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Smt. Mahamaya Debi W/O Shyam Sundar Roy and anr. Vs. Indra Narayan Das - Court Judgment

LegalCrystal Citation
SubjectCivil;Property
CourtKolkata
Decided On
Reported inAIR1942Cal532
AppellantSmt. Mahamaya Debi W/O Shyam Sundar Roy and anr.
Respondentindra Narayan Das
Excerpt:
- .....debt within the meaning of section 2(8) of the act, and under section 20 of the act it is for the board to decide whether this liability is a debt or not. proceedings to realise the money must therefore be stayed on receipt of a notice under section 34. i can see no difficulty in that.2. the point which the munsif had to decide therefore was whether on receipt of this notice in connexion with an application by the appellants he was bound to stay the execution proceedings taken against jagadish. there would have been no difficulty in making a suitable order apart from the provisions of the new section 168a, ben. ten. act. the appropriate order would be that execution should go on against jagadish but that the tenure should not be brought to sale. mr. das suggested that the tenure should.....
Judgment:

Henderson, J.

1. This appeal is by two persons who are not judgment-debtors in the execution case. I may just as well say at once that they are the daughter-in-law and the minor son of the judgment-debtors. The fact that they filed this appeal is due to the refusal of the Munsif to obey a notice under Section 34, Bengal Agricultural Debtors Act, in connexion with an application filed by them under the provisions of the Act. The relevant facts are these : The respondent obtained a decree in a rent suit against one Jagadish Chandra Roy, His attempt to execute the decree was successfully baffled by Jagadish who made two applications to boards under the provisions of the Bengal Agricultural Debtors Act. Those applications have been dismissed and there is no longer anything to prevent the respondent from executing the decree which he obtained against Jagadish. On 6th November 1940, however, Jagadish transferred 12 annas share in the putni to the present appellants. The appellants made an application under Section 8, Bengal Agricultural Debtors Act. The board sent a notice under Section 34. The Munsif refused to stay proceedings and an appeal in the District Court was unsuccessful. Although the appellants are not personally liable for the decretal amount they are bound to pay it if they wish to save the putni. They are certainly entitled to make a case that this liability is a debt within the meaning of Section 2(8) of the Act, and under Section 20 of the Act it is for the board to decide whether this liability is a debt or not. Proceedings to realise the money must therefore be stayed on receipt of a notice under Section 34. I can see no difficulty in that.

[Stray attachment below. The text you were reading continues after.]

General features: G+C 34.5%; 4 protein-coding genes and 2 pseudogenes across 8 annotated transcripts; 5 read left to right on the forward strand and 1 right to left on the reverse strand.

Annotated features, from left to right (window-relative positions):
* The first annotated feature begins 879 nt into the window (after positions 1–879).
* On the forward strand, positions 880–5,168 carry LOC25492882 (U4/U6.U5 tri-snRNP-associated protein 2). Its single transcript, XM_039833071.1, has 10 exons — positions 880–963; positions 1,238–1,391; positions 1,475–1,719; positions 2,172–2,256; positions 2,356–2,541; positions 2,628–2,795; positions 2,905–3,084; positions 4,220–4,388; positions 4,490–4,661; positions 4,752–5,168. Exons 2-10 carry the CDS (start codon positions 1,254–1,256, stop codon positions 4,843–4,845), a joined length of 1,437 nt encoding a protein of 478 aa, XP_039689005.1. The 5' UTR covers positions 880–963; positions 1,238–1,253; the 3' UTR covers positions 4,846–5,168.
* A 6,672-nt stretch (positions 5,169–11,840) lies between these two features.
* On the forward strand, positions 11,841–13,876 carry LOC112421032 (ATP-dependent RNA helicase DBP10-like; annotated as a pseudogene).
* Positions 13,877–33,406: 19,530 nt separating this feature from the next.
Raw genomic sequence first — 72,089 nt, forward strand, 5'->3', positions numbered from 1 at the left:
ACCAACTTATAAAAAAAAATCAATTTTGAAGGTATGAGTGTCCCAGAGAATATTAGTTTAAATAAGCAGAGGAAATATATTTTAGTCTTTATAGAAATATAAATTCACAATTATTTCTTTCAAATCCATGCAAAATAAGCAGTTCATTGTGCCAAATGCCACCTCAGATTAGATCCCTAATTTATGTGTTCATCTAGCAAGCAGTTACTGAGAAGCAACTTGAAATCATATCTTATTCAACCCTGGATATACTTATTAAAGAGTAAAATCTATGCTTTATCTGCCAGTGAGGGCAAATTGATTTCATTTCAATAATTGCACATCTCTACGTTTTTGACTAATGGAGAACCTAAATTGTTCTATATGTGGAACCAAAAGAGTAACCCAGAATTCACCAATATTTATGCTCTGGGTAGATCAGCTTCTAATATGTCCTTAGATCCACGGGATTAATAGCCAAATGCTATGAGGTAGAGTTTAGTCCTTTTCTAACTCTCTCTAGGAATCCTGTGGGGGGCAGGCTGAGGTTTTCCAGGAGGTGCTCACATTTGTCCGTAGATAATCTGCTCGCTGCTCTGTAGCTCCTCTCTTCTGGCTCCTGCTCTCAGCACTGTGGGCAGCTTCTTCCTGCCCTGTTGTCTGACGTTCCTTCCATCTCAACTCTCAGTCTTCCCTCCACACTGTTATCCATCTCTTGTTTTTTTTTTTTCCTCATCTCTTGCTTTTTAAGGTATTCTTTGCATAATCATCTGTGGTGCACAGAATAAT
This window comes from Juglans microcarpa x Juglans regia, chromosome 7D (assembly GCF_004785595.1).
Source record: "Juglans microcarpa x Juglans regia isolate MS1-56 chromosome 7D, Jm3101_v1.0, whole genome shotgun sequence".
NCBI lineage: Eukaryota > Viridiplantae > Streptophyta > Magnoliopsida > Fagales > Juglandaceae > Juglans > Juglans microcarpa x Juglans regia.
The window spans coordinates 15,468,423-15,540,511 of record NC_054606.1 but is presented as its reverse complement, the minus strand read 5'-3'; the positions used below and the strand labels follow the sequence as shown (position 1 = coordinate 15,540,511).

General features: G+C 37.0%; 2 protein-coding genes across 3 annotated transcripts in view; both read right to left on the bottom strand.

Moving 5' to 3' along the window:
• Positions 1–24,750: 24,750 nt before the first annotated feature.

2. The point which the Munsif had to decide therefore was whether on receipt of this notice in connexion with an application by the appellants he was bound to stay the execution proceedings taken against Jagadish. There would have been no difficulty in making a suitable order apart from the provisions of the new Section 168A, Ben. Ten. Act. The appropriate order would be that execution should go on against Jagadish but that the tenure should not be brought to sale. Mr. Das suggested that the tenure should be put up to sale in compliance with the terms of that new section and that he should run the risk that it would be discovered that the interest of Jagadish was only 4 annas. Under the terms, however, of the section it is not possible to put up to sale the interest only of Jagadish. The whole tenure has to be put up to sale and in view of the right of the appellants to save the property this cannot be done unless their application before the board has been disposed of. There is, however, one other matter which requires to be determined. It is of course not surprising that the respondent's case should be that the appellants are benamidars of Jagadish. Of course if they are, they have no interest in the tenure and there is no reason why the execution case should not go on.

3. This accordingly raises the question whether a matter of this kind has to be decided by the board or the civil Court. I am quite clear that it must be decided by the latter. Under Section 20 of the Act the board has to decide whether the appellants are debtors or not or whether their liability to deposit the decretal amount to save the property is a debt or not. That section must be interpreted with reference to the definitions in Section 2. The definition of 'debtor' is to be found in Section 2, Sub-section (9). It will be for the board to determine whether the appellants are what may be loosely described as agriculturists or whether they are persons who have no right to avail themselves of the benefits of this Act. There is nothing to suggest that it is the duty of the board to decide whether a transfer of property by some-body else who is not before the board at all is a mere benami transaction. Such a question has nothing to do with the settlement of the debts of an agriculturist and is outside the scope of Section 20 of the Act. In my judgment therefore, it must be decided by the civil Court. The appeal is accordingly allowed, the orders of both the Courts below are set aside and the Munsif is directed to decide whether the appellants are the benamidars of the judgment-debtor. If they are, he will proceed with the execution; if they are not, he will stay proceedings in compliance with the notice served under Section 34 of the Act. Both sides will be at liberty to adduce evidence. Costs in this Court and in the lower appellate Court will abide the result, hearing fee two gold mohurs.


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